* * *


Agora Gallery is going to use my shot of the flag (towards the end of the new shots) — for their newsletter. It is odd that the last picture I posted on the site before the WTC was this shot of the flag (taken about two weeks prior to the event).

Here’s the blurb I wrote for them to use:

“This photo was taken somewhere around 93rd street in NYC. What caught my eye was the way the light was glowing behind the stars, and the geometry of the windows in the background which seemed to echo the stars. At the time it was nothing more than an exercise in arranging shapes, lines and tones. The events of September 11, mean that, at least for me, the flag cannot ever be viewed again with the same artistic detatchment.”
* * *

Now this was amazing, a guy wrote the following to me a few days ago:

“This is so wierd… My brother called me up and told me to check out pic # 12 on your site. That’s me! I’m the guy on the left. I thought that was pretty cool. -Peace”

Turns out that this is the guy on the left in the picture: Subway, Two Men.

His brother is a photography student who ran across this picture. The guy was quite friendly about it and I told him I would send him a print. In a city of 8 million people — amazing.

* * *


I do best to approach sideways, like a crab. Straight on, I am like everyone else. So I slowly return to a style where important things appear on the edges, where it isn’t so clear what the print is about, and where, in a good print, I myself am not entirely sure. I take away the little section about ‘Things After Sept. 11″ as being an unnatural line of division. And add a print to the new section, where it holds up on its own.


Several people have asked me recently and not so recently whether it is worth it to build a website for selling photography. Here is a draft of something I’m working on now…

How to Make a Living Selling Photography on the Web

By Dave Beckerman

Yes, you too can make a living selling photography on the web, and now I am going to tell you how. In this article I am going to tell you, gentle reader all the secrets that I have learned — for free. Yes, I give my learning away for free because I am quite certain that not a single person in this entire world would pay their hard-earned, or even their easily-earned money to have this knowledge. This brings us to rule number one:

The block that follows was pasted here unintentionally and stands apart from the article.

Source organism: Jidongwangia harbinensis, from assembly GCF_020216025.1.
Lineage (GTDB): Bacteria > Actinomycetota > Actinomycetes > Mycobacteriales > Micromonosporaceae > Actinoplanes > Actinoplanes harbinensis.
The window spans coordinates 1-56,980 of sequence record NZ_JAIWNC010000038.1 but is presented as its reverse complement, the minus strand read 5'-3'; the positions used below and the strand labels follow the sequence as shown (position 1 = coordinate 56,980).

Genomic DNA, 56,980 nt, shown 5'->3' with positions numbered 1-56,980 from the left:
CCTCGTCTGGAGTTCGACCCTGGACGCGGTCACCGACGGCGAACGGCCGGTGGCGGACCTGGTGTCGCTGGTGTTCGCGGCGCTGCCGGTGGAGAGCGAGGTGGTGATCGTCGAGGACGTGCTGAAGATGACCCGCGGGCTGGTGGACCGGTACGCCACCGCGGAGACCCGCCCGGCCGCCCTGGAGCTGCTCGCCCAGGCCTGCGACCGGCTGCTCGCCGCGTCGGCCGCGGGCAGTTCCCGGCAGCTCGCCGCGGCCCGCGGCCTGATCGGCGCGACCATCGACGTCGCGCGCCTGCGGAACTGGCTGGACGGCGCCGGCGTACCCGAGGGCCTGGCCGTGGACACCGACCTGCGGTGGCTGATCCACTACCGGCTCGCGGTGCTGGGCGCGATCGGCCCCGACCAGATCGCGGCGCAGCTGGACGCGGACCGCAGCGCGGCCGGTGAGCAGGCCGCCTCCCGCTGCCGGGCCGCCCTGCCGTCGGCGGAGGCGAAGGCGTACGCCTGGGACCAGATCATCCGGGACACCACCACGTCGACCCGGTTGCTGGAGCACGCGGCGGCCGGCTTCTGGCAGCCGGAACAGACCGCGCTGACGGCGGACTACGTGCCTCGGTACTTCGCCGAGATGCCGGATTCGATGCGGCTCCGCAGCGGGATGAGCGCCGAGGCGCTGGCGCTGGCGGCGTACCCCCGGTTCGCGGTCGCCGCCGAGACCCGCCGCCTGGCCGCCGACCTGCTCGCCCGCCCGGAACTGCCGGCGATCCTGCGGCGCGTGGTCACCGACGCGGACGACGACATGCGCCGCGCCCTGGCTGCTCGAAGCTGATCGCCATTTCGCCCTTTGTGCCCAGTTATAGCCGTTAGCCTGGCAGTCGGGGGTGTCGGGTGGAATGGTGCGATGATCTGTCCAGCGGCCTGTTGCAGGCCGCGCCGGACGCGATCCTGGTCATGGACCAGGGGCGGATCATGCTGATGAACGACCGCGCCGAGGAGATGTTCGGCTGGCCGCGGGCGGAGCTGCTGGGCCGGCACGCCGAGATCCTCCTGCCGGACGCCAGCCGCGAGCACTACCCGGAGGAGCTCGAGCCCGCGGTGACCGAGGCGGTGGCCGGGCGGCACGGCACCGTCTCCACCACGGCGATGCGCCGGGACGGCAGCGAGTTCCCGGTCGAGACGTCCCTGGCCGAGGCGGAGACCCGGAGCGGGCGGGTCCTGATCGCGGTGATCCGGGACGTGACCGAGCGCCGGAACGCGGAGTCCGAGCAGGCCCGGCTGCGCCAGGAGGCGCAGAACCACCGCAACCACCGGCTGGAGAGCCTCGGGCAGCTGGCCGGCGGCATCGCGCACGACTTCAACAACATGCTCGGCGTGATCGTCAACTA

People on the web don’t want to pay for anything

And this is the first lesson to be had on the web — nobody expects to pay for anything. For someone to move their finger to the ‘Add to Cart’ button is like asking the viewer to leap over the Grand Canyon on a motorcycle. This is especially true for selling pictures but not for all merchandise.

Pictures are not shoes

Seeing a picture of shoes on the web, is just not the same as owning them. In order to get your full money’s worth from a pair of shoes, it really helps to have them on your feet. The same is not true for pictures. You can get quite a lot of value simply by looking at the picture on your computer screen. You don’t need to have it hanging in your house in order to really appreciate it. You may appreciate it more if it is around the house, but how much more is open to question.

I would call this the ‘Hey, I Can See It Whenever I Want Anyway’ syndrome. And to continue the analogy with shoes, you get absolutely no more value if you go back to a site and view a pair of shoes over and over again. They are not aesthetic objects (well not primarily) — but pictures are different. You can download them and use them for wallpaper. You can revisit the site and look at them again. You can even print them out, true the quality ain’t great, but so what and then hang ’em in your cube at work.

Hey, I Can See It Whenever I Want Anyway